Further, de Blasio’s election was an expression of discontent, not of radicalism. The New York mayor is a career Democratic Party politician, whereas Sawant’s campaign (despite the problems we spell out below) represented a step away from the capitalist parties. Nor was de Blasio’s campaign based on a radical movement, unlike Sawant’s; his signature theme was to reform the NYPD’s “stop-and-frisk” practice, and there is a movement against this racist policy – but this movement had to denounce him when he announced that his new police chief would be William Bratton, the initiator of stop-and-frisk. (See the LRP statement “Progressive” de Blasio Dashes Hopes)
The truth in Taaffe’s comparison is that de Blasio and Sawant victories reflected mass discontent with the gross and growing inequality in the U.S. But the effort to blur the class difference between them, coming from the center of the CWI, is an indication that a radical activist like Sawant could easily come under pressure from her own party not to do anything to damage the support she has received from Democrats and trade union officials.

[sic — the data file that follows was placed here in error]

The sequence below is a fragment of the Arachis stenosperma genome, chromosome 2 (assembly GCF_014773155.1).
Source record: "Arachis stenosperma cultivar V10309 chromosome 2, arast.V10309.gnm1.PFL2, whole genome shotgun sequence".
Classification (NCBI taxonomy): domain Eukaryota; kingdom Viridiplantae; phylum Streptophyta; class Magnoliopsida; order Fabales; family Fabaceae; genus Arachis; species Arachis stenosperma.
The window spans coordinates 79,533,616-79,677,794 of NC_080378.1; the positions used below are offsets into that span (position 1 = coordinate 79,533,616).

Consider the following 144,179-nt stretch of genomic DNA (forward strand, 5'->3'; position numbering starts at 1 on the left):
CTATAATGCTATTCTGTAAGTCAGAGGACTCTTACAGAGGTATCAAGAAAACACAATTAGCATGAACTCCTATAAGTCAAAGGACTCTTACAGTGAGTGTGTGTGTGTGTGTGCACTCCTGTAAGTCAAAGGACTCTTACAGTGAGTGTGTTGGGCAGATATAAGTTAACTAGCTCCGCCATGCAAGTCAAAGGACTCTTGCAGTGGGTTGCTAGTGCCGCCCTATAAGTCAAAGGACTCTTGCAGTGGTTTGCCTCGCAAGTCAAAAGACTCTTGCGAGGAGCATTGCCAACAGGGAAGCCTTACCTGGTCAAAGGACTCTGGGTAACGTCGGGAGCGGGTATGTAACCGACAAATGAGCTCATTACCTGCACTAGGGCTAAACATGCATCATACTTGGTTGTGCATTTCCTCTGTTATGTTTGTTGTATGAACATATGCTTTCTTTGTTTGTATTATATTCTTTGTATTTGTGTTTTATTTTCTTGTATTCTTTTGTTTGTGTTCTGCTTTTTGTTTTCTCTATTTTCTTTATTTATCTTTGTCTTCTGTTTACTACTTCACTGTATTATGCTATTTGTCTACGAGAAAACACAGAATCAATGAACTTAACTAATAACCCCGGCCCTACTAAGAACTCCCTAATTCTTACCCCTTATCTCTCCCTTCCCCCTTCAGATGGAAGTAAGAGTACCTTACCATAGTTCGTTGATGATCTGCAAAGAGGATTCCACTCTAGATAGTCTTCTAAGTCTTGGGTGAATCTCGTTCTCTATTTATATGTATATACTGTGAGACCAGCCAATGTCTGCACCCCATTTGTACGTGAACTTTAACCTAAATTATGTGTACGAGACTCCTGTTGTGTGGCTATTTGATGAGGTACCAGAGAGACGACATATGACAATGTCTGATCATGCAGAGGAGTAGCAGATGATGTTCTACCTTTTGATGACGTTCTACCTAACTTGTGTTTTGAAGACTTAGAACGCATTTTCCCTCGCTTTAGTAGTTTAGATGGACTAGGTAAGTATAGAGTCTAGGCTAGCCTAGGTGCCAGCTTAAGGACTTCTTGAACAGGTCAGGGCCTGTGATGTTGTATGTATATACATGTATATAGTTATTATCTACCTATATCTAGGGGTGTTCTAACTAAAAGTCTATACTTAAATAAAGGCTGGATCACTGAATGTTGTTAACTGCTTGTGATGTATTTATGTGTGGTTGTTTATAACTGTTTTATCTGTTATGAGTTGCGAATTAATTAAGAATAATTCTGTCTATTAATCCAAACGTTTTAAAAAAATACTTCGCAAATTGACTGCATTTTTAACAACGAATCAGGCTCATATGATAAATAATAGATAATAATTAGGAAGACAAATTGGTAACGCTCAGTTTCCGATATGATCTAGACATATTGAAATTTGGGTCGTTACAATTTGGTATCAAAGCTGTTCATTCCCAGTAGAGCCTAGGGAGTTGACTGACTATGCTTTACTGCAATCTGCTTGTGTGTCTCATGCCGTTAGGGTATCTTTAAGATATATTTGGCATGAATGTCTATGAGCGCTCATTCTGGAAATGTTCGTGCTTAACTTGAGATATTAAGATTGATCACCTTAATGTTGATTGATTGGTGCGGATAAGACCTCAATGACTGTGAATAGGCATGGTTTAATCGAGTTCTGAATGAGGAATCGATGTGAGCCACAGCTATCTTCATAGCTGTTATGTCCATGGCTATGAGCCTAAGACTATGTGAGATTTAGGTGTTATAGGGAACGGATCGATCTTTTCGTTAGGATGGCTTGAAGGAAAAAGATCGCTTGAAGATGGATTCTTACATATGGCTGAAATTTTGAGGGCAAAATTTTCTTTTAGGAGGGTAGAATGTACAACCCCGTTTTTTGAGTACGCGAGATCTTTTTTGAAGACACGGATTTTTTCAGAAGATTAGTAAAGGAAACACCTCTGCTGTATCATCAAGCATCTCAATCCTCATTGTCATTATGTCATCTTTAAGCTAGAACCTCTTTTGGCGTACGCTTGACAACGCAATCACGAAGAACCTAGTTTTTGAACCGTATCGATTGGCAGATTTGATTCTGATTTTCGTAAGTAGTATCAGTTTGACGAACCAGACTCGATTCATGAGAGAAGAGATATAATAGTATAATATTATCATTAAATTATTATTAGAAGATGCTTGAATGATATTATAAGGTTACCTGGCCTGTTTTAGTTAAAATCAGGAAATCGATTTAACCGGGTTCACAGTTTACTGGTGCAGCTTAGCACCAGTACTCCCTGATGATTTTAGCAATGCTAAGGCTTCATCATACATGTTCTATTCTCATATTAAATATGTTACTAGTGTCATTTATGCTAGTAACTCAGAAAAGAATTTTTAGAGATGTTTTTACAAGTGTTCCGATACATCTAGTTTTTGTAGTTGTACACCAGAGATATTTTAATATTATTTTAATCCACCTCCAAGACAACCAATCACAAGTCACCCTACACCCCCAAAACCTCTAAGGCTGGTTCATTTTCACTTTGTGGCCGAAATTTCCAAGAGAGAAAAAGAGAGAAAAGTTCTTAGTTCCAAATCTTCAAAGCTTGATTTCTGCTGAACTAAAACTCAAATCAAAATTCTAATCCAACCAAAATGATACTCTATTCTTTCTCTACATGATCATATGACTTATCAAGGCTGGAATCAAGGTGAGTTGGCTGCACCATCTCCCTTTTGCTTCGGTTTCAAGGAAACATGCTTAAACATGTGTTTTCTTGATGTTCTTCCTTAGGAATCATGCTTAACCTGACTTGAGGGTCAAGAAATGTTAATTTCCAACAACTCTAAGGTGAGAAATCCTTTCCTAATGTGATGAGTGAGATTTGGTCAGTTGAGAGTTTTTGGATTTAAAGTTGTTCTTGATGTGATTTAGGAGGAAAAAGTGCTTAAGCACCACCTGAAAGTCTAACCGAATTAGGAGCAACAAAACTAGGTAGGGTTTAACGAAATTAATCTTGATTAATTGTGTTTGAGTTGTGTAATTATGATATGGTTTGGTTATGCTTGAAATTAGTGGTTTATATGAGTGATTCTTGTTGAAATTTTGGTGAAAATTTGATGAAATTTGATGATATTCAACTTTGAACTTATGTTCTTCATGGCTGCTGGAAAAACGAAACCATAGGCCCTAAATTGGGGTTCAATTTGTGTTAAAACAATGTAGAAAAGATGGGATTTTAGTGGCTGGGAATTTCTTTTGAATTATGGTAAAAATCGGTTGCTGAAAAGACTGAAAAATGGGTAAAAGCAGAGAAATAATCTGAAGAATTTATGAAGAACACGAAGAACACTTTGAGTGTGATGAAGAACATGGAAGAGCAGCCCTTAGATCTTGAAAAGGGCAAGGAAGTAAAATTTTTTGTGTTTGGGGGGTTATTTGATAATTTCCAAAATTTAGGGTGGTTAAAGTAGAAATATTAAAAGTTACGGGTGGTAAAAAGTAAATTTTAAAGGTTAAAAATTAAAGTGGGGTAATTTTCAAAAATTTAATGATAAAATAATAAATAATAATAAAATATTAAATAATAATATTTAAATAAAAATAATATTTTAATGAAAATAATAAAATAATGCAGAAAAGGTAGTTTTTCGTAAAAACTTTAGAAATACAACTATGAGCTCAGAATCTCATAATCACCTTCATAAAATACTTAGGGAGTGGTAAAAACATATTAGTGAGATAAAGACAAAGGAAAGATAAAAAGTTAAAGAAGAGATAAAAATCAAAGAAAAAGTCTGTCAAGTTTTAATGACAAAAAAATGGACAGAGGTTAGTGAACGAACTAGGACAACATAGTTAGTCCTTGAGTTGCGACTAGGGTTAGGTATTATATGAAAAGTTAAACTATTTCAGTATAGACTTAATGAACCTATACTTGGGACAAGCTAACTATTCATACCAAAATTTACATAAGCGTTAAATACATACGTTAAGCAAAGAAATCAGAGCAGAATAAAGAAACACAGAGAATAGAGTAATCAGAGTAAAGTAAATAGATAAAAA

Indeed, Sawant won support from some Democratic Party activists who hoped she would help liberal council members to be more aggressive in passing “progressive” legislation. An article in an alternative Seattle newspaper of left-liberal inclinations spells out some of their thinking:
“Absent an actual socialist like Sawant to anchor the left, it is progressives ... who are ridiculed as extremists. ... Sawant’s election would ... [create] room for traditional progressives ... to operate more effectively. No, we wouldn’t want a council filled with Sawants. But we wouldn’t want a council filled with Richard Conlins, either – which is pretty much what we have now.”
The last thing Sawant’s liberal and labor backers want to do is support a real socialist challenge to the capitalist system. They see electoral support for her as a way both to vent their anger at the Democratic-controlled political establishment, and to pressure that establishment to be more receptive to their pleading for sops and a less confrontational image. The labor bureaucrats in particular have relied on electoral support for the Democrats as an alternative to mass struggle for years; some are now willing to go outside the box a little – in order to preserve that same strategy. In the case of Sawant, they were able to trust her not to bring up incendiary talk about revolution and not to criticize her labor backers too much if at all.